February 1st, 2015
GOES-15 0.63 µm visible channel images (click to play animation)
Due to a tight pressure gradient between a high over the Yukon and a low over the Gulf of Alaska (surface analysis), strong offshore winds (with gusts as high as 78 mph) were lofting glacial silt from the northern portion of the Alaska Panhandle region and carrying it westward over the Gulf of Alaska on 01 February 2015. Hints of the narrow light grey plumes could be seen streaming southwestward then westward on GOES-15 (GOES-West) 0.63 µm visible channel images (above; click to play animation).
A closer look using a comparison of Suomi NPP VIIRS 0.7 µm Day/Night Band (DNB) and 0.64 µm visible channel images (below) showed that the areal extent of the airborne aerosols was much more evident on the DNB image (in part due to it’s more broad spectral response). However, other more intricate patterns were seen on the DNB image in the general vicinity of Middleton Island (station identifier PAMD) that did not appear to match the character of the airborne glacial silt features being blown westward from the Alaska Panhandle region.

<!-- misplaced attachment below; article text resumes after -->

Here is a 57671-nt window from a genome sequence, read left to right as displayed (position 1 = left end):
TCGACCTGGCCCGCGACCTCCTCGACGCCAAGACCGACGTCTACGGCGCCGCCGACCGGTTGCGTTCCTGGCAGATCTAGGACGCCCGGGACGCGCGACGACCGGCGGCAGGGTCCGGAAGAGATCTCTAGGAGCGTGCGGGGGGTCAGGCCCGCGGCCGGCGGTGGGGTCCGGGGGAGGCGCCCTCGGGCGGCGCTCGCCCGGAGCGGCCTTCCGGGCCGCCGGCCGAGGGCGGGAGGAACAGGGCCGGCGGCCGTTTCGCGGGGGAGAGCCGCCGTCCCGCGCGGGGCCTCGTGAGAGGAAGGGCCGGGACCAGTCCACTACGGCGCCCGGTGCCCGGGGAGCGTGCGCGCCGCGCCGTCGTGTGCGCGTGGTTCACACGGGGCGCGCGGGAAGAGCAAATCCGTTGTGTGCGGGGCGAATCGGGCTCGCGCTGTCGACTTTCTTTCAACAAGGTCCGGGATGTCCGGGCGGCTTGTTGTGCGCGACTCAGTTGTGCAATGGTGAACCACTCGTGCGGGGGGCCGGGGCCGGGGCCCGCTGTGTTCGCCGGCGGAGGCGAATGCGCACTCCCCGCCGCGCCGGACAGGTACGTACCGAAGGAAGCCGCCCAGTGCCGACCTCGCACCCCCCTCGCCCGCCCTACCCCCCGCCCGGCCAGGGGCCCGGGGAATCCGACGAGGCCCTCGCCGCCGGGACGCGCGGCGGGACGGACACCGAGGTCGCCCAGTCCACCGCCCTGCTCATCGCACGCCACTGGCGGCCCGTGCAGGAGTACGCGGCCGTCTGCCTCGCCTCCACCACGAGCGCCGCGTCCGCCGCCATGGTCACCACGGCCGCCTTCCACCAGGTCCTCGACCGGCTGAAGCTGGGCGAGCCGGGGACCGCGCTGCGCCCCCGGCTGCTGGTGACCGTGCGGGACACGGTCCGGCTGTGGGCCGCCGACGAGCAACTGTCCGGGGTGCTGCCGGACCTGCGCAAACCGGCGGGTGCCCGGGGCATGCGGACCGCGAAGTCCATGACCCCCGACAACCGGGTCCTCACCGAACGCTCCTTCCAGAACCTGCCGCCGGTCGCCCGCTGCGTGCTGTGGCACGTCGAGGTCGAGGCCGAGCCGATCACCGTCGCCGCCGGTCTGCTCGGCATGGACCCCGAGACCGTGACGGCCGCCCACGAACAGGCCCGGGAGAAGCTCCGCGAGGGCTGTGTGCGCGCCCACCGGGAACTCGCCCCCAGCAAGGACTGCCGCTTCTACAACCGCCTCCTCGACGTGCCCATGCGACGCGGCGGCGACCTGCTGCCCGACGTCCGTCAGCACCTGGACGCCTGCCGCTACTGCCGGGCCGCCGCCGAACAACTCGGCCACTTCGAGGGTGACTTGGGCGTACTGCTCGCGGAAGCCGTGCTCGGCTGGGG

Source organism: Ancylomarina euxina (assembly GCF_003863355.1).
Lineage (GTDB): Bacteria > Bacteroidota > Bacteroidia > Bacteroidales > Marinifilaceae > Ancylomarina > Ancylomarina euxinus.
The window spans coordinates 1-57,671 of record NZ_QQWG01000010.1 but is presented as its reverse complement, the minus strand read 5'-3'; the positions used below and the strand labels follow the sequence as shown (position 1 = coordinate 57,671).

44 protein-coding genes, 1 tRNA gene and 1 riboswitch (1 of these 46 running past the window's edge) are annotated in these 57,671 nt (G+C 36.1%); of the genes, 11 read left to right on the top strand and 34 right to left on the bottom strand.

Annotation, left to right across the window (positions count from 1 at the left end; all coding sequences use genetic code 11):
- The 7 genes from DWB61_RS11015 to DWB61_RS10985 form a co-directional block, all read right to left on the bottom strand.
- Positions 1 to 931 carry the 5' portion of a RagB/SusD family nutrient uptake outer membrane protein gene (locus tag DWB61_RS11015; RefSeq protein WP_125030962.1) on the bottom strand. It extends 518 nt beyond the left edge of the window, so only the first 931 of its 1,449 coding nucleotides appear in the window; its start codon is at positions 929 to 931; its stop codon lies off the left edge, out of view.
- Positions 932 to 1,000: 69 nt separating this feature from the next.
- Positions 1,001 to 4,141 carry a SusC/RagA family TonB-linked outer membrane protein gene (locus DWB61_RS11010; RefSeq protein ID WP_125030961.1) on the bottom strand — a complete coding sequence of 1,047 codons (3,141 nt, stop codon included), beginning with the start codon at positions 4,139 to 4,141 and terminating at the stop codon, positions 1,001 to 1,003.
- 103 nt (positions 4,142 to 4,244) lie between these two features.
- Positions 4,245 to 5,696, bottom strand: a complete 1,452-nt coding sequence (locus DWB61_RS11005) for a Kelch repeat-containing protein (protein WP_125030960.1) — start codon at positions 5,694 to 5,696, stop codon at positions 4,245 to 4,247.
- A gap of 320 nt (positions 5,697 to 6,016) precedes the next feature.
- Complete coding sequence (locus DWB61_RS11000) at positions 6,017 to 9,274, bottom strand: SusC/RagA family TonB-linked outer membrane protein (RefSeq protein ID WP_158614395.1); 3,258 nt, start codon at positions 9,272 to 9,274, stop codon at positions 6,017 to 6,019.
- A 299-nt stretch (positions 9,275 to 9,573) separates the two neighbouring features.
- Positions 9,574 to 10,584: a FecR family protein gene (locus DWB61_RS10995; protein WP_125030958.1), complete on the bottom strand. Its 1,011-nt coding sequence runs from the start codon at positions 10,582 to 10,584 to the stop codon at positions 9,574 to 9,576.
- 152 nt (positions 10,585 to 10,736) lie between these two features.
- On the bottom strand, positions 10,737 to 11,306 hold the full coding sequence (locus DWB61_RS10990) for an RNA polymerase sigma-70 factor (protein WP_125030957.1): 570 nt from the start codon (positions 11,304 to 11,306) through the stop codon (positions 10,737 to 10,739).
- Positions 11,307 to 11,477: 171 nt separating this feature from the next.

Suomi NPP VIIRS 0.7 µm Day/Night Band and 0.64 µm visible channel images
A Suomi NPP VIIRS true-color Red/Green/Blue (RGB) image from the SSEC RealEarth web map server (below) offers a clue to help explain the meandering features that stretched from the coast east of Prince William Sound toward the Middleton Island area: strands of phytoplankton, fed by nutrients in the river waters draining from the interior into the Gulf of Alaska. Sun glint along the edge of the VIIRS scan may have helped to highlight these features in the DNB image above. In fact, these water features were less obvious — and the airborne glacial silt more obvious — in a subsequent VIIRS DNB vs Visible image at 23:20 UTC.
Suomi NPP VIIRS true-color image
January 14th, 2015
SSEC RealEarth™ Infrared satellite image featured on NBC Nightly News